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What Sky’s early price increase means for customers

Sky has announced that it is increasing the price of its TV packages just weeks after agreeing to pay £4.2 billion for expanded Premier League broadcast rights.

The broadcaster usually announces its price raise around September, but it is thought that the decision to announce a price hike earlier than usual is at least partially down to the huge investment the company has made to show more top-flight football than in seasons past.

The price of a Sky Sports package will now cost consumers £47 a month, up from £46, while the cost of a Family bundle, which includes channels like Sky 1, Sky Atlantic and Good Food, will cost households £3 more a month, at £36. Sky Movies will climb by 50p per month too, and customers wishing to take on the company’s Variety bundle will have to fork out an extra £2 a month for the privilege.

Subscribers who saw their bill rise back in September last year and who are still tied in to their minimum term won’t see any price increase until the end of their agreement hoves into view.

The broadcaster has been quick to defend its decision to announce an earlier than usual rise in prices.

A spokesperson for Sky said: “We work hard to make Sky the best value entertainment choice for subscribers. This year we’ll bring our customers even more of the TV they want to watch, including the best US shows and unmissable British drama. Meanwhile Sky Sports will offer an unrivalled choice of top quality sport. We’ll also bring more of the shows everyone’s talking about on Sky Box Sets. On average, bills will rise by less than £3 per month.”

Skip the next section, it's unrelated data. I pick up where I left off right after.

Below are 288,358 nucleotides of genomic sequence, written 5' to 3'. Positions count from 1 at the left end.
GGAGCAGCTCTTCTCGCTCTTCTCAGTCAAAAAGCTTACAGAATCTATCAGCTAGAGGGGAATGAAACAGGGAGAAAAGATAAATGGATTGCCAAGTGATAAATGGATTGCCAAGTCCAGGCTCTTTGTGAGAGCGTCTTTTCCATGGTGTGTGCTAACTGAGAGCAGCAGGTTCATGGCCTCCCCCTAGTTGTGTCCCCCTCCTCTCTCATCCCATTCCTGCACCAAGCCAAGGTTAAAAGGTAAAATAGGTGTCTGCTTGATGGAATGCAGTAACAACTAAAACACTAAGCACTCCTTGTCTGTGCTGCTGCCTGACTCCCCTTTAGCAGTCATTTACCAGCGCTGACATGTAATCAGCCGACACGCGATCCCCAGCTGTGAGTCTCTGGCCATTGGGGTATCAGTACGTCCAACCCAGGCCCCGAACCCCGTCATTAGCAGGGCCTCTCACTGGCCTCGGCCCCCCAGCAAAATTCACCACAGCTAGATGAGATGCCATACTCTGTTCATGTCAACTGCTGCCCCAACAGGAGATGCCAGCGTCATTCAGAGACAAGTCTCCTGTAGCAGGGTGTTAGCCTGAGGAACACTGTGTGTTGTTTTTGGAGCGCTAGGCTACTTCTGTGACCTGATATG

Despite the broadcaster’s bullishness surrounding its price increases some remain sceptical, citing the company’s insistence that customers would not be expected to foot the bill for its additional outlay for the rights to show the beautiful game as reason for concern, especially for those who don’t follow the sport.

Regulator Ofcom is expected to become involved in the debate over the high cost of watching top-tier football in the UK in the coming weeks. The watchdog is likely to investigate a complaint made by one of Sky’s adversaries in the market, Virgin Media. The company commissioned a survey which purportedly showed that 83 per cent of British football fans were being priced out of watching live games on television.

Will Sky’s price rise affect you? If so, what do you plan to do about it? Let us know below.

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